Stride, Soviet (1926)

Run Time - 65 min.  |   MPAA Rating - NR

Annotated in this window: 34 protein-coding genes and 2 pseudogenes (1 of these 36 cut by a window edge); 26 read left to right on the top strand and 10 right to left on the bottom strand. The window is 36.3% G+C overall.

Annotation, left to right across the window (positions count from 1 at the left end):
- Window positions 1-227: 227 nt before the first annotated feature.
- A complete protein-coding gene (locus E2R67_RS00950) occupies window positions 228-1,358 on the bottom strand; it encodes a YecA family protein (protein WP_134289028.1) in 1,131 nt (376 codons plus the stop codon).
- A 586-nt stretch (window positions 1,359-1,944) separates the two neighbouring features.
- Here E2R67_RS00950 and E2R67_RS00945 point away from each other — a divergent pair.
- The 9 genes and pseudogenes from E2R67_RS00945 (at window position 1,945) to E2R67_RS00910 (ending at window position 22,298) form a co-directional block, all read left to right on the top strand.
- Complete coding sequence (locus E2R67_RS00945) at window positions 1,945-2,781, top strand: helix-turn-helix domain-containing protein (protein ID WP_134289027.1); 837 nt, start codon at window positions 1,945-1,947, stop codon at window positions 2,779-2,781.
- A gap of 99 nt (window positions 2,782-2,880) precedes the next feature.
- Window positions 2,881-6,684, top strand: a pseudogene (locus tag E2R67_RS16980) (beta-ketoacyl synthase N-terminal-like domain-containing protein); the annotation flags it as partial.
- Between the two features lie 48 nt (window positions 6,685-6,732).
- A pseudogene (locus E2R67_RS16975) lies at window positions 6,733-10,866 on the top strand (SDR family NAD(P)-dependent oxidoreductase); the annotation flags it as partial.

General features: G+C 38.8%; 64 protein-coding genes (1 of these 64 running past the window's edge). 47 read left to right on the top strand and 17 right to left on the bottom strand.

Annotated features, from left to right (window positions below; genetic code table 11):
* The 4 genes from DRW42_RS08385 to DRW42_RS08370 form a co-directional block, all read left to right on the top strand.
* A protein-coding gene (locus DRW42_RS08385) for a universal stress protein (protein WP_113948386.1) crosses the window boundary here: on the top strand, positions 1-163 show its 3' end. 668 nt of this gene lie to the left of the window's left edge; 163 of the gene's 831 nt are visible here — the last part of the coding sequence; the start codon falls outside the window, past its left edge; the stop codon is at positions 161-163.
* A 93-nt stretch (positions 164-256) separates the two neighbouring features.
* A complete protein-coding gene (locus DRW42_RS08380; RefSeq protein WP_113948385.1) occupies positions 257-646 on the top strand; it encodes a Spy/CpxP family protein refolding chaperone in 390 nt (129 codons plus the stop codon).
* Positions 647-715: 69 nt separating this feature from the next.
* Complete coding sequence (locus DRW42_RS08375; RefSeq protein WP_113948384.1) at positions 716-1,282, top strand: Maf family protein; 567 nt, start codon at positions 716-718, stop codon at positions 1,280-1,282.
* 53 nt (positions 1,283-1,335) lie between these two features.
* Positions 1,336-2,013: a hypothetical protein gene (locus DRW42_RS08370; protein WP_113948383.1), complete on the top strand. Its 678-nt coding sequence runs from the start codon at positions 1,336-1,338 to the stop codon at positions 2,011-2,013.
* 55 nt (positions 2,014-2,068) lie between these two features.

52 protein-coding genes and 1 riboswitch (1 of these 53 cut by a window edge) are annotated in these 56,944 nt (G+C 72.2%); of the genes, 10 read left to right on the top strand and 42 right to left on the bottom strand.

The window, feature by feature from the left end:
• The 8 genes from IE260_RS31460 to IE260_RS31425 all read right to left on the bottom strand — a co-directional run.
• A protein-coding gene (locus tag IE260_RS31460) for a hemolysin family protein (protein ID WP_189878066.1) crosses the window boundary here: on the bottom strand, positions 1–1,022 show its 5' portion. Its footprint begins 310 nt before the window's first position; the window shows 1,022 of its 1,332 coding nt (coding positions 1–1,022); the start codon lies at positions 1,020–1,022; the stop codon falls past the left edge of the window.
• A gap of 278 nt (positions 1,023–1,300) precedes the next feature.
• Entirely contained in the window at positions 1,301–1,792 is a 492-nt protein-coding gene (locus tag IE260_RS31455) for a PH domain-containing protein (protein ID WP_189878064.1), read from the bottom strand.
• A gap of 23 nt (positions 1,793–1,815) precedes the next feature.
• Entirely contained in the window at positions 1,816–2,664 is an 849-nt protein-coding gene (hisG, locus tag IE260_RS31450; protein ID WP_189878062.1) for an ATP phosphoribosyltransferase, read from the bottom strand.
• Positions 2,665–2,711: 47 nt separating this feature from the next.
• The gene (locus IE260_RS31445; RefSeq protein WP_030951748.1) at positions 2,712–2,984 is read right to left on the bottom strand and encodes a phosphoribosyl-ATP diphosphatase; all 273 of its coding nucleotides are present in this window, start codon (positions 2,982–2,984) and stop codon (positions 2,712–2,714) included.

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After his Kino-Eye--Life Caught Unawares was awarded a silver medal at the World Exhibition in Paris, Dziga Vertov was commissioned by the Soviet government to make two documentaries, of which Stride, Soviet was the first. Stride, Soviet is Vertov's documentary exploration of the various layers of Moscow society on the ten-year anniversary of the Revolution. The film reveals the continuing class-based nature of Soviet society through a series of montages of city life. The film is very critical of Soviet society, revealing deplorable discrepancies in the quality of lives in Moscow. It doesn't register this as a criticism, however, rather these conditions occasion the film's optimistic, exhortatory title. Cinematically, the film continues Vertov's investigation of the documentary form begun in Kino-Eye. Formally, however, this work is closer to the newsreel genre than to Vertov's later, more radical films.